US States Hiring Thousands Of 'Contact Tracers' As Unemployment Rate Skyrockets

As U.S. unemployment soars to historic levels, a number of states around the country are hiring 'contact tracers' to help identify infected individuals and track down who they may have exposed to the virus.

A staggering 29 million Americans lost their livelihoods in April as the spreading coronavirus shuttered stores, factories and offices, canceled events, and brought transit around the country to a sudden stop.

Payrolls fell by 20.5 million last month, leaving 23 million unemployed, the country's Labor Department said Friday.

Another 6.6 million Americans left the workforce altogether, meaning they were neither employed nor looking for work. The nation's unemployment rate more than tripled, soaring to 14.7 percent from 4.4 percent in March -- the highest since the Great Depression.

America's unemployment hit a staggering 14.7 percent. Image: AAP/ EPA/ETIENNE LAURENT

The sheer scale of economic destruction --  which wiped out a decade's worth of job gains in a matter of weeks --  defies historical comparison.

Prior to April, the largest one-month hit to payrolls was in September of 1945, when 1.9 million jobs were lost as the country demobilized from World War II.

In March of 2009, in the depths of the Great Recession, 800,000 jobs were lost in a single month.



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States Hiring 'Contact Tracers'

Containing the coronavirus as the economy gradually reopens has created an urgent need for hundreds of thousands of people trained to identify infected individuals and track down anyone and everyone they could have exposed to the virus.

In the absence of a federal plan, some city and state health departments are already seeking to fill thousands of these positions. Experts estimate that between 100,000 and 300,000 contact tracers --  who can earn up to US$65,000 per year --  will be needed nationwide based on state populations and projected COVID-19 infection rates.

"I do think that it's a fantastic job for people who have been furloughed, and it's something that people can be trained to do," Roger Shapiro, a professor of medicine at the Harvard School of Public Health said.

It takes some training, but it's not impossible to train almost anybody with reasonable social skills, who can work off a script, begin a conversation with people, convey a few key messages and collect data.

Shapiro expects demand for contact tracers to jump as businesses start to reopen and Americans resume ordinary activities, which public health experts warn could cause virus infections to flare.

"It's wonderful to have a growth industry right now given the state of the economy," he said.

How Does The Role Work?

Contact tracers identify infected individuals based on test results, obtained by city and state health departments. Then they contact people --  initially by phone, in most cases --  who have tested positive for the coronavirus.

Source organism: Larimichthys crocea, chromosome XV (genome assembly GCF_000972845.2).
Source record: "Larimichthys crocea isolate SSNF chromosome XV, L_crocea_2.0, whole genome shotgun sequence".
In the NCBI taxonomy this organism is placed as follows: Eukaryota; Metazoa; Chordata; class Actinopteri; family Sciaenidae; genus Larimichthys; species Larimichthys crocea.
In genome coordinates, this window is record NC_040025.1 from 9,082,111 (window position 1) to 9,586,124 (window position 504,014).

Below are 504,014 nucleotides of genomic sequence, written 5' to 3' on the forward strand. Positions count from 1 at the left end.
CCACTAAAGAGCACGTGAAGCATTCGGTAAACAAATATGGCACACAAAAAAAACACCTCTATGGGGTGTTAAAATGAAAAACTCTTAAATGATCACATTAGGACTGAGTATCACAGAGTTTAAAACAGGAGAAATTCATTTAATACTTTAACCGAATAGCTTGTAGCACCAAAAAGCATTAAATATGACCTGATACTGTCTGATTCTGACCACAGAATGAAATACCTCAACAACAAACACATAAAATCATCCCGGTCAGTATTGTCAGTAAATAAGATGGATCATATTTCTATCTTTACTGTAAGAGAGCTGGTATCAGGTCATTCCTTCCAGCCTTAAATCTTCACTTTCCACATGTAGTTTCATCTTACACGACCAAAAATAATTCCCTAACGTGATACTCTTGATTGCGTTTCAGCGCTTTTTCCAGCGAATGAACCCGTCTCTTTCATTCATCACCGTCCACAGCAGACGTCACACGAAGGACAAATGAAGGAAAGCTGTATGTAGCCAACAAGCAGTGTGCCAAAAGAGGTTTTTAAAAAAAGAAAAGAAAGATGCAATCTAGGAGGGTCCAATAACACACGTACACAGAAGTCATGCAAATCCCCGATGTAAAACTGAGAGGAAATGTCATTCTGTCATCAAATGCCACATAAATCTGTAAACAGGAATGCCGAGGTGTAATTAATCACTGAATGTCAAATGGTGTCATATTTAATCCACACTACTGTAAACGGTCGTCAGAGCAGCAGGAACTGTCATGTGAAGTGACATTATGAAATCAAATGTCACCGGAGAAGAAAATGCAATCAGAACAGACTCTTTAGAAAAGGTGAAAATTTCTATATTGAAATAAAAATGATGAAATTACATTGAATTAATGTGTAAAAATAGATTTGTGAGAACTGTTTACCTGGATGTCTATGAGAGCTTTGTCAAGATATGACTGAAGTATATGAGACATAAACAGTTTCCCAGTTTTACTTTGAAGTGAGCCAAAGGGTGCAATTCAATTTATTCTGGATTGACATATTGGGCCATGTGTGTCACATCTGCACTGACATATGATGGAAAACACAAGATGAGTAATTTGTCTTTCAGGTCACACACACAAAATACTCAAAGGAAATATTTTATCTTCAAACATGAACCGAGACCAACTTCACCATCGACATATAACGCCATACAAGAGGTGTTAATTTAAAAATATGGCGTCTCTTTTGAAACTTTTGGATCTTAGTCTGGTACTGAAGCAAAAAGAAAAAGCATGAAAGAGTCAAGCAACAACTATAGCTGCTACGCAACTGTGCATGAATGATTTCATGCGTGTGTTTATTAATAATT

Tracers will ask them to recall the names of everyone with whom they have recently come into contact. Finally, contact tracers will warn those people of their potential exposure, advise them to self-quarantine and provide them with access to resources they might need in order to follow protocol.

The containment method is most effective at disrupting transmission when an infected person's contacts are immediately notified that they have been exposed.

Protesters in vehicles demand reopening of the state during a rally in Philadelphia on May 8, 2020. Image: AAP/Bastiaan Slabbers/Sipa USA.

But according to Christiana Coyle, a professor at NYU School of Global Public Health and formerly a contact tracer for the Centers for Disease Control and Prevention -- getting test results quickly is paramount.

"If there is a three-day lag between the test and results, depending on where that person goes, hundreds of people could be exposed — versus if a person is tested and gets the results 15 minutes later, they can begin taking precautions immediately," she said.

"When you don't receive results for a couple of days, the value of testing is greatly diminished if they can't be turned around quickly, for the purposes of contact tracing."

Among the initiatives to hire contact tracers now underway:

  • In New York state, Governor Andrew Cuomo last week announced that the state will hire up to 17,000 tracers as part of a reopening strategy in coordination with Bloomberg Philanthropies and Johns Hopkins University.
  • New York City's Department of Health and Mental Hygiene has partnered with the Fund for Public Health in New York City to hire its own corps of contact tracers.
  • In California, Governor Gavin Newsom has said he wants 10,000 contact tracers investigating webs of transmission throughout the state.
  • Massachusetts recently announced plans to recruit 1,000 individuals to conduct contact tracing activities, in concert with Boston nonprofit Partners in Health. Its job description cites the need for "excellent interpersonal skills" and "the ability to interact professionally with culturally diverse individuals during a time of crisis and distress."
  • The Georgia Department of Public Health is also advertising openings for contact trainers, who can expect to earn up to US$15 per hour for their work. Minimum qualifications include a high school diploma, excellent interpersonal skills and more.
  • Washington State Governor Jay Inslee last month said he expected roughly 1,500 contact tracers to be working in the state by mid-May.